Psst... We're working on the next generation of Chowhound! View >
HOME > Chowhound > Home Cooking >
May 19, 2010 08:23 AM

How much vital wheat gluten to use in whole wheat bread?

I recently realized I have been using the wrong amount of vital wheat gluten in my whole wheat bread -- I have been using a tablespoon per cup of flour when I was supposed to be using a teaspoon. I haven't really noticed any ill effects. What would you imagine the result of this would be?

And what have you all found to be a good ratio between whole wheat bread flour and vital wheat gluten? What should I be looking for to determine that I have the right amount?

  1. Click to Upload a photo (10 MB limit)
  1. The directions on my package tell me to use a tablespoon per cup of flour, so that's what I've always done. I like the results. What directions are telling you to do only a teaspoon?

    2 Replies
    1. re: nstoddar

      My package of Hodgson Mills vital wheat gluten says to use 4 teaspoons per loaf. I'm not sure where I got the one tablespoon per cup idea -- which obviously you have too -- but it seems that most recipes I've checked have called for a good bit less. When I saw the instructions on the box it got me thinking. I guess I was also just curious as to what "too much" vital wheat gluten would do to a recipe.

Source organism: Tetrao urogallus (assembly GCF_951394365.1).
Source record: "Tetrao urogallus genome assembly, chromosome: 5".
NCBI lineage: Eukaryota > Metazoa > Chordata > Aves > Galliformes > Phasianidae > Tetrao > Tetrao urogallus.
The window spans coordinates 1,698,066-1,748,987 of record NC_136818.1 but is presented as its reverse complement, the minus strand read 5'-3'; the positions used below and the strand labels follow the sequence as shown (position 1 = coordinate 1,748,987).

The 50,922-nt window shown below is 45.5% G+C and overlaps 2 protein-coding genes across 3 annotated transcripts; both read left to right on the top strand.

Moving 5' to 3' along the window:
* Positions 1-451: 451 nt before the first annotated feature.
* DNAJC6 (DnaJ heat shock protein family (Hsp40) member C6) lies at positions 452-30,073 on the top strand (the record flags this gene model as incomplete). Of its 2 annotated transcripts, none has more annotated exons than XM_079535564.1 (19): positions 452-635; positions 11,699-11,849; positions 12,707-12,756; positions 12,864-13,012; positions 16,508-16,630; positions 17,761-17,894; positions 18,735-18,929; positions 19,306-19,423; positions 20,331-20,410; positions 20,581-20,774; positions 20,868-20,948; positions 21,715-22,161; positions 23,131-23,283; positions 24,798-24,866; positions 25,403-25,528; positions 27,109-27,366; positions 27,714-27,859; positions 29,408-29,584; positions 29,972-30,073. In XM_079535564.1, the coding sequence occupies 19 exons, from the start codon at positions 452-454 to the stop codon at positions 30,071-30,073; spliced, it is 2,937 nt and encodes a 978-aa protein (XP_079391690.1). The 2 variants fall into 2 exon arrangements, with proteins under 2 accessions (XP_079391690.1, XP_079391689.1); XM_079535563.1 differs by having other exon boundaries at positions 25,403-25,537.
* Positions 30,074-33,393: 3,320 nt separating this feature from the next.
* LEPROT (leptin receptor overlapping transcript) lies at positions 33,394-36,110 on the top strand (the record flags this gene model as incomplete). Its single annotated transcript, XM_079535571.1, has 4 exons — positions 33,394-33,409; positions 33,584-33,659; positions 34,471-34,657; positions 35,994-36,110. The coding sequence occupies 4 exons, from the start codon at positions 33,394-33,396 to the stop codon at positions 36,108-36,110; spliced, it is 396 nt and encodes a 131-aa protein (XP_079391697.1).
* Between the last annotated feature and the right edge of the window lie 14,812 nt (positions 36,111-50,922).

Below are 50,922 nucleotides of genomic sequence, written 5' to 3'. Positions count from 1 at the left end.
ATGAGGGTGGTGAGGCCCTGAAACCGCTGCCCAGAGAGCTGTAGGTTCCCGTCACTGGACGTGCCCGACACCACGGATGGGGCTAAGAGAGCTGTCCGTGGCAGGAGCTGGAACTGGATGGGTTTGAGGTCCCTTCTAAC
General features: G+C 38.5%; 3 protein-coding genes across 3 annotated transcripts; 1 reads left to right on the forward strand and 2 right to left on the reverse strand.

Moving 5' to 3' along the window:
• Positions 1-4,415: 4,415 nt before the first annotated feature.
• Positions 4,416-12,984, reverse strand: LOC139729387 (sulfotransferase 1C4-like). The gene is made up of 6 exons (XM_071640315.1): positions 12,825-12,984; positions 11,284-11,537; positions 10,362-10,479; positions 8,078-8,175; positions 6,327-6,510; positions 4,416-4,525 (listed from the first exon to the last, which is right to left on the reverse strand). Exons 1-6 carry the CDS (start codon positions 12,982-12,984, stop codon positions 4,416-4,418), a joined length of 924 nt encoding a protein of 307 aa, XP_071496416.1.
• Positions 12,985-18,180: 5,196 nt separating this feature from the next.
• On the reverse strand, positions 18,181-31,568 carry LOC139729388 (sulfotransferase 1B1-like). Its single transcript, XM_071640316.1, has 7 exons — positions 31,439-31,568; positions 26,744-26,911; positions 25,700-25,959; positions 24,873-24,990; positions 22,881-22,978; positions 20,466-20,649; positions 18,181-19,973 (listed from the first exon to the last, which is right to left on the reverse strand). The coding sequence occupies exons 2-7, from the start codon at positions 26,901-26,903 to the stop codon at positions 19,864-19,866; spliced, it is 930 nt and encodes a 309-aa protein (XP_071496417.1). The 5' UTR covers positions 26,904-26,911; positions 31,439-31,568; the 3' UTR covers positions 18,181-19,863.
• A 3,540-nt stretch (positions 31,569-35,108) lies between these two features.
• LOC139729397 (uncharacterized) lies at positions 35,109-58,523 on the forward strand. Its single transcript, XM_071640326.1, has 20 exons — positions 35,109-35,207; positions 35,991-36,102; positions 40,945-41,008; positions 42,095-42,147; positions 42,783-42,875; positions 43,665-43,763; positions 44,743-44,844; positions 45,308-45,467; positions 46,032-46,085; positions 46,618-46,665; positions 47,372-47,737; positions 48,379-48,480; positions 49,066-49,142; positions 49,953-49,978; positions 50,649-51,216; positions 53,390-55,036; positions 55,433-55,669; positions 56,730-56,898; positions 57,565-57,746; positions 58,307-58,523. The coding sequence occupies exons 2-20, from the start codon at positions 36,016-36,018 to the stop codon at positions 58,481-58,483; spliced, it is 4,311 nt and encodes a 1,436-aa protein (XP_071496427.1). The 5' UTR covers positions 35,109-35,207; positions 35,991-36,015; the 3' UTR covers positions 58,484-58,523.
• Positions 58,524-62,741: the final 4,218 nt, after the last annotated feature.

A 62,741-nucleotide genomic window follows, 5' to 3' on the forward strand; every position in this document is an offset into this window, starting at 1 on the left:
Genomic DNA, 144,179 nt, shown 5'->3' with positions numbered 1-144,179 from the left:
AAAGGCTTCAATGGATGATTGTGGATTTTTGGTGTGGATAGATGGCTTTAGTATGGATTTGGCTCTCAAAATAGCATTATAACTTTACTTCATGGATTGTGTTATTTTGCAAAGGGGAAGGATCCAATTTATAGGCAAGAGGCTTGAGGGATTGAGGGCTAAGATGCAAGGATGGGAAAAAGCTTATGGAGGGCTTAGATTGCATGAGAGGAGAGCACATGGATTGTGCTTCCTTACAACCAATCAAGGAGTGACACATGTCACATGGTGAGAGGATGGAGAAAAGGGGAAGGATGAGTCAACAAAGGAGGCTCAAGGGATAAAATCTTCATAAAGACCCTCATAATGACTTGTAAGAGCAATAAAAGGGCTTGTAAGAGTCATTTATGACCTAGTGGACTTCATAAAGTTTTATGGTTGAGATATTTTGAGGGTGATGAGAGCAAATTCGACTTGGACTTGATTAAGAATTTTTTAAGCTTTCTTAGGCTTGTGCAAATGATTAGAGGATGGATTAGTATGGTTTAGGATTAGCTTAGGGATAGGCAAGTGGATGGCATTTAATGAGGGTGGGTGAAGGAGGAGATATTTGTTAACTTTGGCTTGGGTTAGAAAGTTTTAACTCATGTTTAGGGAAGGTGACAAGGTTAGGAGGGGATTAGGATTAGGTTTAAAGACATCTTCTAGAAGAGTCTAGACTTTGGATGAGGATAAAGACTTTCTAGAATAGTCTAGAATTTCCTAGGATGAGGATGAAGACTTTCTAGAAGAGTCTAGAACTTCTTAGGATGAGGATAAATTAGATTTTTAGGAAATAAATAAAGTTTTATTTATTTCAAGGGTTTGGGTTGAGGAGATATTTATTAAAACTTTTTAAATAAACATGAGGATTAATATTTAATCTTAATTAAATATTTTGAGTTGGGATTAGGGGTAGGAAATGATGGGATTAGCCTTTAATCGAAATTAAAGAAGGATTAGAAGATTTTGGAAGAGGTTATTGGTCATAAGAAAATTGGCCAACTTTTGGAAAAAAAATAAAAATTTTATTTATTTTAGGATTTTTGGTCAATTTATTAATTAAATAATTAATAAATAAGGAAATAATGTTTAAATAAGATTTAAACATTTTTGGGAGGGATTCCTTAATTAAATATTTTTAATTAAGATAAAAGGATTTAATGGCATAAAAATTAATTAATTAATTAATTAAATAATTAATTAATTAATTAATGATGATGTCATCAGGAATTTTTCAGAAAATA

1. re: visciole

        Well, if you ever add "too much" -- however much that is -- I suppose eventually you'd have too much gluten getting developed. So, too much gluten means too strong, means a denser loaf. You might be able to search the archives over at for some posts about vital wheat gluten. I use Bob's Red Mill, but I'm not sure why there's such a big difference between the amounts.

    2. I use about 2+ tablespoons per double/triple loaf recipe. I started with 3 Tb (per a recipe I saw) but I actually found that made the bread too spongy -- not too dense. It was a strange texture. I've found we like 2 Tb better.

      But, honestly, if you like the way your bread comes out with what you've been doing. then do it how you like it!

      1 Reply
      1. re: eamcd

        Yes, the bread is springy rather than dense. I wouldn't say spongy, though. I just began baking my own bread recently, and, since I am the type of cook who likes to tinker, I suspect I'll be experimenting with using less gluten to see how it comes out. You can't really go too far wrong with freshly baked bread!

        When you say double/triple loaf recipe, how many cups of flour is that? And are you using all whole wheat flour? Thanks.